If you’ve spent much time on the internet over the past decade, chances are you’ve seen some cats on there. Cats chasing their own tails. Cats attempting ill-judged jumps from one piece of furniture to another. Or, in the case of Gerrard Gethings, a cat who looked exactly like the actor David Schwimmer. “There’s something about the shape of Schwimmer’s face that’s quite interesting,” says the London-based photographer, “and the cat had exactly the same face. That pushed me over the edge, into thinking there was something in it.”
In 2018, Gethings had created a series of photographs of dogs that resemble people – based on looks, attitude or hairstyle – which became a bestselling memory-card game, matching poodles and chow chows with their human counterparts. “Everyone’s seen someone who looks like a dog. It’s been an idea for ever,” he says. “But I don’t think people have thought, ‘That person looks a lot like a cat.’ I suppose there’s a feline quality some people can have, but not in the same way. They don’t have huge beards, or things dogs have, like a centre parting and long hair – easy matches. Cats are more difficult.”
The humans are not the animals’ real owners, but models selected through a casting process. The cat portraits came first, then Gethings sought out lookalikes, either based on the cat’s markings, a pose they unexpectedly made (one cat with its paws in the air recalled a raver; another in a pugilistic pose reminded him of a friend who’s a boxer), or, in the case of some cats, with a celebrity they brought to mind. For the cat with the white walrus moustache, Gethings’ ideal match was The Thing actor Wilford Brimley. He posted a callout on Instagram, and “someone in Edinburgh got in touch to say that her dad was his double. He was such a great lookalike that I hopped on a train and shot him at his home. They’re one of my favourite pairs.”
For the cat who looks like a Hells Angel , “I posted a picture of Hagrid on Instagram, and said, ‘Does anyone know anyone who looks like this?’ And this guy came back and said, ‘I look exactly like that.’ And he did. In fact, I think he’s a Hagrid impersonator – that’s his job.”
Everyone Gethings approached for the project said yes. “Some of them were a bit confused by the idea. But I’d already done it with the dogs, and cats are a lot better-looking than dogs, on the whole. It’s easier than saying, ‘You look like a French bulldog.’ If you say, ‘You look like a cat,’ I think people are quite flattered.”
Shooting the cats was a more arduous process, involving treats, cajoling, and “a few scratches – not to me, but to owners when the cat got fed up”. In contrast to the dogs, who willingly came into his studio, Gethings had to visit each cat at their home. Armed with cat toys and snacks, he travelled from Norfolk to Scotland, Bristol to Cumbria, knowing that there was no guarantee the shoot would work.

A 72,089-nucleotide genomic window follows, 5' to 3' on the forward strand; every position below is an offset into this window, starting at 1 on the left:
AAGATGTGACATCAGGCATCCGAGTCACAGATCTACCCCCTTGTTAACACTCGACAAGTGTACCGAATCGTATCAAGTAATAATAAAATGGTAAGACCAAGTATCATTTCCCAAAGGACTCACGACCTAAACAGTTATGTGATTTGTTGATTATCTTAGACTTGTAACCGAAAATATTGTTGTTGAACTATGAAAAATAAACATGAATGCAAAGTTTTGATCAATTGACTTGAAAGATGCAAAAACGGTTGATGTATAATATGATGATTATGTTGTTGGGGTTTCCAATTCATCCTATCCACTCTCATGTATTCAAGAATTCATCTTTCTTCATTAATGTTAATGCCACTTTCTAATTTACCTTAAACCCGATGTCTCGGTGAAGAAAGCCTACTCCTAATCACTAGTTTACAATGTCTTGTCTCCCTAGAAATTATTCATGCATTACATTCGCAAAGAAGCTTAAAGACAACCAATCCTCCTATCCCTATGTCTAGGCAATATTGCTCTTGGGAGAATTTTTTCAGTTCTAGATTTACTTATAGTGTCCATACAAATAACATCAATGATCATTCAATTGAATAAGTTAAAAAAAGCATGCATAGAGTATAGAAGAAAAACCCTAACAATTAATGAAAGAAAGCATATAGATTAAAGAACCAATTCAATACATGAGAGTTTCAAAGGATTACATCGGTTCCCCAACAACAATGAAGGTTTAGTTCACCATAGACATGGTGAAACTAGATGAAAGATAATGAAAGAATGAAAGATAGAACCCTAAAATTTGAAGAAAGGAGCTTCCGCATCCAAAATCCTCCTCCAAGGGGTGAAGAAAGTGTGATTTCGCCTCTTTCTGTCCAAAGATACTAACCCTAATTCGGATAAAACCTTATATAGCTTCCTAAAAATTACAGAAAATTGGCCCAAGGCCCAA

More than once he turned up at a house and the cat flat-out refused to come out from under the bed, until Gethings left, “feeling quite defeated and a huge failure”. Other times, he would set up the gear and lights around a small table, “and the cats would jump up and sit on the table beautifully, lick their paws and just watch what was happening as I set up the backdrop”. Then, as soon as he got his camera out, “they’d jump off and hide and never come back. It seemed almost deliberate.”
The imperious-looking cat paired with the sophisticated woman in a grey fur stole was one of the trickiest to photograph. “The cat looks really calm, but it spent the first hour hiding under the furniture, and this was probably the only perfect shot we achieved. It was motionless for a fraction of a second. It required every trick in the book: laser pointers, clockwork mice, spiders, doorbells, duck calls, birds on strings – even my son’s whoopee cushion.”
A professional animal portraitist, over the years Gethings has photographed goats, cows, sheep, pigeons and bumblebees (“I’ve learned a lot about bee behaviour – they’re really zen”), as well as the pets of celebrities, including Elle Macpherson, Gok Wan, Mark Ronson and Brix Smith Start. He started his career as an abstract painter and worked in the studio of legendary portrait photographer Terry O’Neill. But while the work was “interesting – I met a lot of famous people”, taking photos of celebrities didn’t feel like the right fit.
An encounter with a fine art book by Tim Flach, who photographed dogs in studio settings, was a eureka moment. “It had never occurred to me that you could do the kind of work that Terry did – high-end portraiture – of animals.” Around the same time, he got a border terrier puppy, Baxter, now 12 years old. Unsurprisingly, the two of them have a lot in common. “We both have beards, the same hair colour and are starting to go grey. We like cats, are obsessed with food, love the beach, share the same friends and never want to go out at night. We’re really very similar.”